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Teacher Don’t Teach Me Nonsense
Kemang Wa Lehulere
Artwork 2017
Installation photograph from The Future Is Behind Us exhibition in A4’s Gallery. In the middle, Kemang Wa Lehulere’s installation ‘Teacher Don’t Teach Me Nonsense’ sits against a green wall. Two green bookshelves are lined with paver bricks, each one featuring a stroke of black paint.
Artwork: Kemang Wa Lehulere, Teacher Don’t Teach Me Nonsense (2017). Blackboard paint, 365 paver bricks, five shelves. Dimensions variable. Courtesy of the artist and blank projects.
Artist Kemang Wa Lehulere Title Teacher Don't Teach Me Nonsense Date 2017 Materials Blackboard paint, 365 paver bricks, five shelves Dimensions Dimensions variable Credit Courtesy of the artist and blank projects

Sean O’Toole in A Model Brick: A Literary History of the Brick in Johannesburg frames the brick as “an object capable of reciting itself – of being this, a metaphor for suspended outrage, but also that, a pilfered building block, a stony nothing.” Composed of 365 bricks, one for each day of the year, Kemang Wa Lehulere’s Teacher Don't Teach Me Nonsense is a library. Each of the brick-books is painted with blackboard paint. For this installation of the work, the shelves and surrounding walls have been painted ‘library’ green, reminiscent of classroom boards. Collected together on these shelves, the bricks appear to be wrapped, jacketed, uniform; a set of dusty objects unboxed from history's attic. The work's title is borrowed from a 1980 song by the Nigerian singer Fela Kuti – a protest anthem against the colonially imposed Western education system’s failing of African students. The brick itself can be both used to build or to dismantle, “alluding to the harshness of the state, and at the same time, used in protest as a weapon. There’s an ambiguous materiality,” says Wa Lehulere, gesturing to the political potency of literature through the formal qualities of the brick.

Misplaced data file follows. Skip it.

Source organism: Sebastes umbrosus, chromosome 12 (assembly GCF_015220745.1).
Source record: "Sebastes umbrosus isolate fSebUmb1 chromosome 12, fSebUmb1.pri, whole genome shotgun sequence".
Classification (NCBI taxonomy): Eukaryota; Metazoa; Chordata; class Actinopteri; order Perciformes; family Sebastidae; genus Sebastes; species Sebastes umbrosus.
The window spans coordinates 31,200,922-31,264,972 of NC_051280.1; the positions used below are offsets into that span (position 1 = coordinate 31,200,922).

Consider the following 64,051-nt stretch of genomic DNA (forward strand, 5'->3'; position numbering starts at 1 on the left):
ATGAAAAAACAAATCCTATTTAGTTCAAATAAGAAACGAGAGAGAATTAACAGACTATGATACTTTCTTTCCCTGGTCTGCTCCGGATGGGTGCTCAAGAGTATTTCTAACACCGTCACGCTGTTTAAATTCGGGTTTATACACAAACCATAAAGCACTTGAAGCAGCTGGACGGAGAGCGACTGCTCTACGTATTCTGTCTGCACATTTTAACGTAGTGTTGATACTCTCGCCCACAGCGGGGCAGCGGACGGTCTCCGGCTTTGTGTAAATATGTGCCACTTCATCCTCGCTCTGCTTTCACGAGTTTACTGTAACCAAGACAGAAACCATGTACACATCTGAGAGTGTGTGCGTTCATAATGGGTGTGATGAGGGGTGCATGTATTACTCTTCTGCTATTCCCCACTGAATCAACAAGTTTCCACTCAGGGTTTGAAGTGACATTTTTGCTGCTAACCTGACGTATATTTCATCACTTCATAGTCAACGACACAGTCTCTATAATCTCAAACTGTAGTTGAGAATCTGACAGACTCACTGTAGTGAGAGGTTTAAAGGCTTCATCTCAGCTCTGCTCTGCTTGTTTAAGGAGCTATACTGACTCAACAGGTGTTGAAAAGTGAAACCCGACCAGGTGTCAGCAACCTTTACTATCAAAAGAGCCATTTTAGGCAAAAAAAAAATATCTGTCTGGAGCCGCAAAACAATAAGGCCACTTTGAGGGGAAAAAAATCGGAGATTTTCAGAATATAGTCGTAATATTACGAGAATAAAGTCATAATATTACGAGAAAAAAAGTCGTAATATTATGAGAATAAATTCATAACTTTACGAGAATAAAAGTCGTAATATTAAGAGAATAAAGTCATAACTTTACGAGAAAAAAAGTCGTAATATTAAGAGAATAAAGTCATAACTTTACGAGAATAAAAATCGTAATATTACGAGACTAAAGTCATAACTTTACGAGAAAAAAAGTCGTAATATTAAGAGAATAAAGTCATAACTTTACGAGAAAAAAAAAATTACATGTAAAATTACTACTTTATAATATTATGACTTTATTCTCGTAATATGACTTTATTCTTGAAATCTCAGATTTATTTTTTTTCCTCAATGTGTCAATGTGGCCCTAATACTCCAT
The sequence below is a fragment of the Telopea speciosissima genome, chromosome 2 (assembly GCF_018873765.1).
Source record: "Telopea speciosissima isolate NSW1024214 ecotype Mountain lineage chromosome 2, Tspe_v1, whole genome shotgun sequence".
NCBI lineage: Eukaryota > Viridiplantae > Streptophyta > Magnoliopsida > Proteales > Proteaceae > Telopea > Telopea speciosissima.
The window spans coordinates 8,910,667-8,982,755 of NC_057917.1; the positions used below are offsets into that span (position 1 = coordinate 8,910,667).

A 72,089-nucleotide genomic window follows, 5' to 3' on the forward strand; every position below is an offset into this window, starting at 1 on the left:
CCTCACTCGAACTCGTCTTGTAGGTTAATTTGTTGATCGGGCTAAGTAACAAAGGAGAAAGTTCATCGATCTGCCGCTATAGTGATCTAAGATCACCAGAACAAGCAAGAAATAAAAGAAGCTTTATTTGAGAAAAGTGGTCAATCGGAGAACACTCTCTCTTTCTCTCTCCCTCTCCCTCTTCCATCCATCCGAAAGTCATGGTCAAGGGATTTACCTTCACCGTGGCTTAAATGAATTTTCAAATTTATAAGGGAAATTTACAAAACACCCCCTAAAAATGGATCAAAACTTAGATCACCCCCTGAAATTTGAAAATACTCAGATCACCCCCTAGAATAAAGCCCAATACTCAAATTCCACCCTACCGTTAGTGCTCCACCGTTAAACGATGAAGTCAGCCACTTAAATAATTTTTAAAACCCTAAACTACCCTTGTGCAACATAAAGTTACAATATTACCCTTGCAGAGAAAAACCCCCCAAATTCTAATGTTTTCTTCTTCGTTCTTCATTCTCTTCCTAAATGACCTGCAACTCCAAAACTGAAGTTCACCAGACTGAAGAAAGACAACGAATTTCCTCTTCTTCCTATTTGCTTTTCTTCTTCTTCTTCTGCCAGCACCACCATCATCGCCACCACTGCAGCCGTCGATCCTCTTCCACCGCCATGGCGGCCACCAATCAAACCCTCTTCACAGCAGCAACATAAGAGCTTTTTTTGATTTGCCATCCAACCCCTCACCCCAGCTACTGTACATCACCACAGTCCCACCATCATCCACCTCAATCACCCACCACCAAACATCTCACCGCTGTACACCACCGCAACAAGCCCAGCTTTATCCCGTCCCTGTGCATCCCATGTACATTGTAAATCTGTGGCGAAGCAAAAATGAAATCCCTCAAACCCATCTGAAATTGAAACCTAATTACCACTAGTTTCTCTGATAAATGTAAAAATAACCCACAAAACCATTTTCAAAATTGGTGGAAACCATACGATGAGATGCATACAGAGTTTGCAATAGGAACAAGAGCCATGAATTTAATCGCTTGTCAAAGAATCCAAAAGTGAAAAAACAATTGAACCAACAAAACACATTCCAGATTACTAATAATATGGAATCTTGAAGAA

The following is an excerpt from a conversation between Kemang Wa Lehulere (K.W.L.) and Sara de Beer (S.D.B.) in preparation for The Future Is Behind Us, 13 December 2022. 

S.D.B. What is your relationship to the future?

K.W.L. The future is a desire that never arrives. History is something that lives in the present. Everything that exists was created previously. When something is produced, it becomes present and past at the same time. 

I’ve spoken before in other interviews about time being elastic. When one moves away from non-linear time, it becomes possible to time travel in an artwork, accessing the future, present and past at the same time. 

S.D.B. How did this work come about in Venice for The Future Generation Art Prize?

K.W.L. They discovered a closet in the space that I was allocated in Venice, within the Palazzo. I had no existing work that could fit into that closet, but I began thinking about the various meanings of being hidden, being ‘closeted’, and how to make a work that references something that is to be stashed away – for instance, banned books. There could be no changes to the historical building in which the work was installed in Venice. Here, the green is the green of the chalkboard in the classroom of a child. It is ‘library green’. 

Kemang Wa Lehulere works against collective forgetting and gives to South Africa’s recent past images, objects and gestures – each a mnemonic sign for those stories lost in historical abstraction. Working between amnesia and archive, Wa Lehulere’s installations and performances become poetic translations of memory. Wa Lehulere counts among his many mediums collaboration, quotation, objects found and made, and chalk. To chalk he gives material significance, for its pedagogy, its fragility, the palimpsest of a blackboard. It extends, he suggests, “into broader ideas around history and memory; the writability of history… the erasure of history, the marginalisation of certain histories, and the re-writing of history.” Wa Lehulere’s historical impulse is not one of nostalgia, but rather a critical re-examination of inherited truths. History, after all, is not static but generative. To the artist, it lends itself to be reimagined and revised.